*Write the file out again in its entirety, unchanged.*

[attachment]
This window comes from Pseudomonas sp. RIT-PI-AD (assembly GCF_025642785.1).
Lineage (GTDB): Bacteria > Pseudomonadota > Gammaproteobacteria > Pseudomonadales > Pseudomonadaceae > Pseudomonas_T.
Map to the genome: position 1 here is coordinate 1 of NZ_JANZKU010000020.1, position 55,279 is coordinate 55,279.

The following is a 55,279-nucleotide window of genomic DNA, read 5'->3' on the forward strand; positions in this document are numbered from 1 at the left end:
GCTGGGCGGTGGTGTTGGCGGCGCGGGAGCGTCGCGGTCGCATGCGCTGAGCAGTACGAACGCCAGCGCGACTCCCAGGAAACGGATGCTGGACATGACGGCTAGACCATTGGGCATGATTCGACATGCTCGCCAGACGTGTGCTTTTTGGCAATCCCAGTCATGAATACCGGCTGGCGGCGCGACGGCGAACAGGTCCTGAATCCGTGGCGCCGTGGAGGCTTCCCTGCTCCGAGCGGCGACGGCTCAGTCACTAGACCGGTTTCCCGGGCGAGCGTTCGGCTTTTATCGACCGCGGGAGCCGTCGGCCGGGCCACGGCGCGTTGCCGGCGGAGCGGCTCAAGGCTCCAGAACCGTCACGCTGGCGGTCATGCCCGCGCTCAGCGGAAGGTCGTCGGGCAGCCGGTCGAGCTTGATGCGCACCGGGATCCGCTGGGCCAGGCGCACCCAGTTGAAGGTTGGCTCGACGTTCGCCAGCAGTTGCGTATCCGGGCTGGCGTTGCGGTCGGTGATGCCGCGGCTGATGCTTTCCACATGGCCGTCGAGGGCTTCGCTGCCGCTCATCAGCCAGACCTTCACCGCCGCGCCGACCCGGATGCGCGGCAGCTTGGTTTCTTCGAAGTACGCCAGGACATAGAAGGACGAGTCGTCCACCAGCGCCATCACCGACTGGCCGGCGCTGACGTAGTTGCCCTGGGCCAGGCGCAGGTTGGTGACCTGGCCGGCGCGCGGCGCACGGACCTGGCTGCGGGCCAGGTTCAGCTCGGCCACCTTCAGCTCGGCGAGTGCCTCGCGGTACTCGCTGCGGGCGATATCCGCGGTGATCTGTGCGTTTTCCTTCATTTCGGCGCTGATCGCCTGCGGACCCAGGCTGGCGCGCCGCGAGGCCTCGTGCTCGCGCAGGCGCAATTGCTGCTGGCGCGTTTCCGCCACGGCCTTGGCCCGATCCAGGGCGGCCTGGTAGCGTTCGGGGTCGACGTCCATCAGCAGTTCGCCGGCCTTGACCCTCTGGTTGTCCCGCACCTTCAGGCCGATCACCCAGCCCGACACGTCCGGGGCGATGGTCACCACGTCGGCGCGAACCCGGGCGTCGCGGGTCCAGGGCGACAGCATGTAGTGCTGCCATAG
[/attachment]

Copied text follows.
This window comes from Pseudomonas sp. RIT-PI-AD (assembly GCF_025642785.1).
Lineage (GTDB): Bacteria > Pseudomonadota > Gammaproteobacteria > Pseudomonadales > Pseudomonadaceae > Pseudomonas_T.
Map to the genome: position 1 here is coordinate 1 of NZ_JANZKU010000020.1, position 55,279 is coordinate 55,279.

The following is a 55,279-nucleotide window of genomic DNA, read 5'->3' on the forward strand; positions in this document are numbered from 1 at the left end:
GCTGGGCGGTGGTGTTGGCGGCGCGGGAGCGTCGCGGTCGCATGCGCTGAGCAGTACGAACGCCAGCGCGACTCCCAGGAAACGGATGCTGGACATGACGGCTAGACCATTGGGCATGATTCGACATGCTCGCCAGACGTGTGCTTTTTGGCAATCCCAGTCATGAATACCGGCTGGCGGCGCGACGGCGAACAGGTCCTGAATCCGTGGCGCCGTGGAGGCTTCCCTGCTCCGAGCGGCGACGGCTCAGTCACTAGACCGGTTTCCCGGGCGAGCGTTCGGCTTTTATCGACCGCGGGAGCCGTCGGCCGGGCCACGGCGCGTTGCCGGCGGAGCGGCTCAAGGCTCCAGAACCGTCACGCTGGCGGTCATGCCCGCGCTCAGCGGAAGGTCGTCGGGCAGCCGGTCGAGCTTGATGCGCACCGGGATCCGCTGGGCCAGGCGCACCCAGTTGAAGGTTGGCTCGACGTTCGCCAGCAGTTGCGTATCCGGGCTGGCGTTGCGGTCGGTGATGCCGCGGCTGATGCTTTCCACATGGCCGTCGAGGGCTTCGCTGCCGCTCATCAGCCAGACCTTCACCGCCGCGCCGACCCGGATGCGCGGCAGCTTGGTTTCTTCGAAGTACGCCAGGACATAGAAGGACGAGTCGTCCACCAGCGCCATCACCGACTGGCCGGCGCTGACGTAGTTGCCCTGGGCCAGGCGCAGGTTGGTGACCTGGCCGGCGCGCGGCGCACGGACCTGGCTGCGGGCCAGGTTCAGCTCGGCCACCTTCAGCTCGGCGAGTGCCTCGCGGTACTCGCTGCGGGCGATATCCGCGGTGATCTGTGCGTTTTCCTTCATTTCGGCGCTGATCGCCTGCGGACCCAGGCTGGCGCGCCGCGAGGCCTCGTGCTCGCGCAGGCGCAATTGCTGCTGGCGCGTTTCCGCCACGGCCTTGGCCCGATCCAGGGCGGCCTGGTAGCGTTCGGGGTCGACGTCCATCAGCAGTTCGCCGGCCTTGACCCTCTGGTTGTCCCGCACCTTCAGGCCGATCACCCAGCCCGACACGTCCGGGGCGATGGTCACCACGTCGGCGCGAACCCGGGCGTCGCGGGTCCAGGGCGACAGCATGTAGTGCTGCCATAG